London: One of Britain’s top Muslim activists will face war crime charges for involvement in the abduction and murder of ‘intellectuals’ during Bangladesh’s struggle for independence in the 1970s.
Chowdhury Mueen-Uddin, the director of Muslim spiritual care provision in the NHS and a trustee of the charity Muslim Aid, has denied any involvement in the crimes he has been allegedly linked with, but faces the death penalty if convicted.
Mueen-Uddin was a member of Jamaat-e-Islami, a fundamentalist party that supported Pakistan during Bangladesh’s fight for independence.
As Pakistan was losing the war, a number of prominent Bangladeshi citizens were rounded up and killed by a militia, a bid to deprive the new state of its intellectual elite.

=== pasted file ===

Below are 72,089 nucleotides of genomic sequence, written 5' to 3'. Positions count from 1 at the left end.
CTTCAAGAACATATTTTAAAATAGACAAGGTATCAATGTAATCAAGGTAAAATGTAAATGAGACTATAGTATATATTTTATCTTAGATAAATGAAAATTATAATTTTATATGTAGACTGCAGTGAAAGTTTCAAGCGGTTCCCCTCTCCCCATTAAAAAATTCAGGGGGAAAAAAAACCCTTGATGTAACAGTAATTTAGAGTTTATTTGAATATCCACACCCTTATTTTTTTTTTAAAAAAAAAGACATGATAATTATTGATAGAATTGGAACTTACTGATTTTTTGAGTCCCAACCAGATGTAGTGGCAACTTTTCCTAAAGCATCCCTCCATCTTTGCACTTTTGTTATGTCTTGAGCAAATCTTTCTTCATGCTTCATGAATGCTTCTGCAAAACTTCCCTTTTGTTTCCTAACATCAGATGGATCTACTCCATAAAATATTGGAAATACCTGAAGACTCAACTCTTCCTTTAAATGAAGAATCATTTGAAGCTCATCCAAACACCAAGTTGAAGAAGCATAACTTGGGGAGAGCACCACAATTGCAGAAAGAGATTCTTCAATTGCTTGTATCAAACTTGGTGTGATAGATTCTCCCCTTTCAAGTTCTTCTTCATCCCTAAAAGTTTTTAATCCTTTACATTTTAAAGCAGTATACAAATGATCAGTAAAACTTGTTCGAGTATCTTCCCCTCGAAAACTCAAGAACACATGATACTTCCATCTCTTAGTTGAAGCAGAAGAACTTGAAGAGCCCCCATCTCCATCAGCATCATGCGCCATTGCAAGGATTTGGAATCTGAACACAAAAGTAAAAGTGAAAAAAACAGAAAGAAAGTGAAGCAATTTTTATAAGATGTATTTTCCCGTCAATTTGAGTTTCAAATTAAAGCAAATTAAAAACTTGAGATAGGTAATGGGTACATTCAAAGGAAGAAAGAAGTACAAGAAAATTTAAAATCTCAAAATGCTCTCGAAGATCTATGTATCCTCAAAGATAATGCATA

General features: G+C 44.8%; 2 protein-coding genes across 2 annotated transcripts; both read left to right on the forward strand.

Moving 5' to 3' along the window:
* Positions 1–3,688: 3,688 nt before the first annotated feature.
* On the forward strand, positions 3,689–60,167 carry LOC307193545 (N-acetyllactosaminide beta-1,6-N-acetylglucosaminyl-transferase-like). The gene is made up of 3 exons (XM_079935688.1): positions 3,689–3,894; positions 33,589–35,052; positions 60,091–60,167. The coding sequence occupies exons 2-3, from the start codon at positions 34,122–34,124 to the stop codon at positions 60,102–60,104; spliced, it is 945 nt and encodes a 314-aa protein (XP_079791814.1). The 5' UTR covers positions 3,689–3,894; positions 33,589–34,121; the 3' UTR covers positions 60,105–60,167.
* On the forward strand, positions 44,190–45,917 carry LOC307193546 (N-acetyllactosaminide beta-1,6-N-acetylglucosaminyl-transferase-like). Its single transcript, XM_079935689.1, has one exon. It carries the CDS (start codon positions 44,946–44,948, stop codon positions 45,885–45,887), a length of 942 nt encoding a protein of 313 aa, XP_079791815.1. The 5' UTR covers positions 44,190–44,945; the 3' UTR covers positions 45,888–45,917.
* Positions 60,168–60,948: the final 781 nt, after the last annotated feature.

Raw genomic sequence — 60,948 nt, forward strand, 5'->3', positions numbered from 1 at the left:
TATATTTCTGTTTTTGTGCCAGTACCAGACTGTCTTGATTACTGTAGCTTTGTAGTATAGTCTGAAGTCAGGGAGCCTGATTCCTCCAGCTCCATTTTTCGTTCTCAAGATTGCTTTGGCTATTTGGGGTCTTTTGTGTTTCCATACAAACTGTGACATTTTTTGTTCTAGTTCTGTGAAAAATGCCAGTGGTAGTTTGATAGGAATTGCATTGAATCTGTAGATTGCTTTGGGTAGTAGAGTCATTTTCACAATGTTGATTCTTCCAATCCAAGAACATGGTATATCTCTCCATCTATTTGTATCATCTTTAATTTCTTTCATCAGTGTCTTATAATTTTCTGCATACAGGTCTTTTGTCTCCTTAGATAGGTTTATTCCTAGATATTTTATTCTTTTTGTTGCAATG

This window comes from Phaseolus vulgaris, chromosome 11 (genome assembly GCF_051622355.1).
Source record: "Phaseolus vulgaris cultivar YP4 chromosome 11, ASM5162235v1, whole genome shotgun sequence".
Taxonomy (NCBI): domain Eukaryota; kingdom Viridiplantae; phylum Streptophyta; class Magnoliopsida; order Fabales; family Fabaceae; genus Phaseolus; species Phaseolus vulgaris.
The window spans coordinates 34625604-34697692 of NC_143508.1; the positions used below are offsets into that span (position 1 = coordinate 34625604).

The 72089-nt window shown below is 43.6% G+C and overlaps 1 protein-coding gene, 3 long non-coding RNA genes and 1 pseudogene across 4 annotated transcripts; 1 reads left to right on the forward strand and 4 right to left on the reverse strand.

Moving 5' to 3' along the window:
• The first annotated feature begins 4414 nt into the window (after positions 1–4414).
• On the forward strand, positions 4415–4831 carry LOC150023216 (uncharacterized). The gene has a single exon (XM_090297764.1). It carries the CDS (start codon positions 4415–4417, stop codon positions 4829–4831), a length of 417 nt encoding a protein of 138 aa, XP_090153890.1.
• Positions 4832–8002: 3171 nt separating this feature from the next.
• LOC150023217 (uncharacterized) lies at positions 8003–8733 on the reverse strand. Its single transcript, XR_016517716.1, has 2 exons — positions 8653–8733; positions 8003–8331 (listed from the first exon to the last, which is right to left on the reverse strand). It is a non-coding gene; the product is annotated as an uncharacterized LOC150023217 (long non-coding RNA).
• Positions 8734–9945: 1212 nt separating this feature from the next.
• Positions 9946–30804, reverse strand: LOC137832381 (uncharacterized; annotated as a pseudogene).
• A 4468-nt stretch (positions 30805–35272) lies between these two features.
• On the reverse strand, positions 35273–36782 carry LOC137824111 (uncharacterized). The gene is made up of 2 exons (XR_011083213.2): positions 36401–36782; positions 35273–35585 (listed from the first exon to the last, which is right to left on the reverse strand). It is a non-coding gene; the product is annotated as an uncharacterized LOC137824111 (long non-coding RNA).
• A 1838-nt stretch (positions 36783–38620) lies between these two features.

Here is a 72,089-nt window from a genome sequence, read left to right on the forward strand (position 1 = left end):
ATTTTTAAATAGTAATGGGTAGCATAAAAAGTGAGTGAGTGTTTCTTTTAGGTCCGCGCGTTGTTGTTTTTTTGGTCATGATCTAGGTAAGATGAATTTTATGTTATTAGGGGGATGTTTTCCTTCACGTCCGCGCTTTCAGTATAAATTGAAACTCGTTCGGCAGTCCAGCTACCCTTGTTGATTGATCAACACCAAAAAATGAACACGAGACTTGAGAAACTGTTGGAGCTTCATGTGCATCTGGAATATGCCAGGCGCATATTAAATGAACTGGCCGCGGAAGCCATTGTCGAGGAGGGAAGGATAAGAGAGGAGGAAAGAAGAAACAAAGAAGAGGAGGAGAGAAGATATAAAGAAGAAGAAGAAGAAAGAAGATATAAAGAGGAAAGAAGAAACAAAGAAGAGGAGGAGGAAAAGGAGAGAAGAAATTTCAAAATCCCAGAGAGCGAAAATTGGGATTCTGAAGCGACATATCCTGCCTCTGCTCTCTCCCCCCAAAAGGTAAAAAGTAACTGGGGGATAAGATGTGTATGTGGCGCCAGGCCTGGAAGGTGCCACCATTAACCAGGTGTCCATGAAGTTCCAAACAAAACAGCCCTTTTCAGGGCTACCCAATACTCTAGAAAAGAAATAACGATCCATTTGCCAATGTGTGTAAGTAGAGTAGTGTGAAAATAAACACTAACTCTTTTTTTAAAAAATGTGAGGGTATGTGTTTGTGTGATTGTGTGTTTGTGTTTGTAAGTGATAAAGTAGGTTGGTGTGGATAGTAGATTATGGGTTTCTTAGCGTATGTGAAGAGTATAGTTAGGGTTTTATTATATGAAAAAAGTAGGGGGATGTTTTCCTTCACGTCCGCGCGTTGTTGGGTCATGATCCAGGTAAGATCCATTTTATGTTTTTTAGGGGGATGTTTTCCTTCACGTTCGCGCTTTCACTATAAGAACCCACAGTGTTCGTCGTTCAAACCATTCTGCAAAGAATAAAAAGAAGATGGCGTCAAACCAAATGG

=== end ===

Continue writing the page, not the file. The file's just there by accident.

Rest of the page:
The chief investigator for Bangladesh’s International Crimes Tribunal, Mohammad Abdul Hannan Khan, claims to have evidence Mureen-Uddin was involved in the militia.
“There is prima facie evidence of Chowdhury Mueen-Uddin being involved in a series of killings of intellectuals,” The Telegraph quoted Hannan Khan, as saying.
“We have made substantial progress in the case against him. There is no chance that he will not be indicted and prosecuted. We expect charges in June,” he added.
According to the paper, a widow of a victim of the war crime, Dolly Chaudhury, claims to have identified Mueen-Uddin as one of three men who abducted her husband, a prominent scholar of Bengali literature, on the night of 14 December 1971.
Meanwhile, Bangladesh’s Law and Justice Minister Shafique Ahmed has said that ‘Mueen-Uddin was an instrument of killing intellectuals, and he will be charged, for sure`.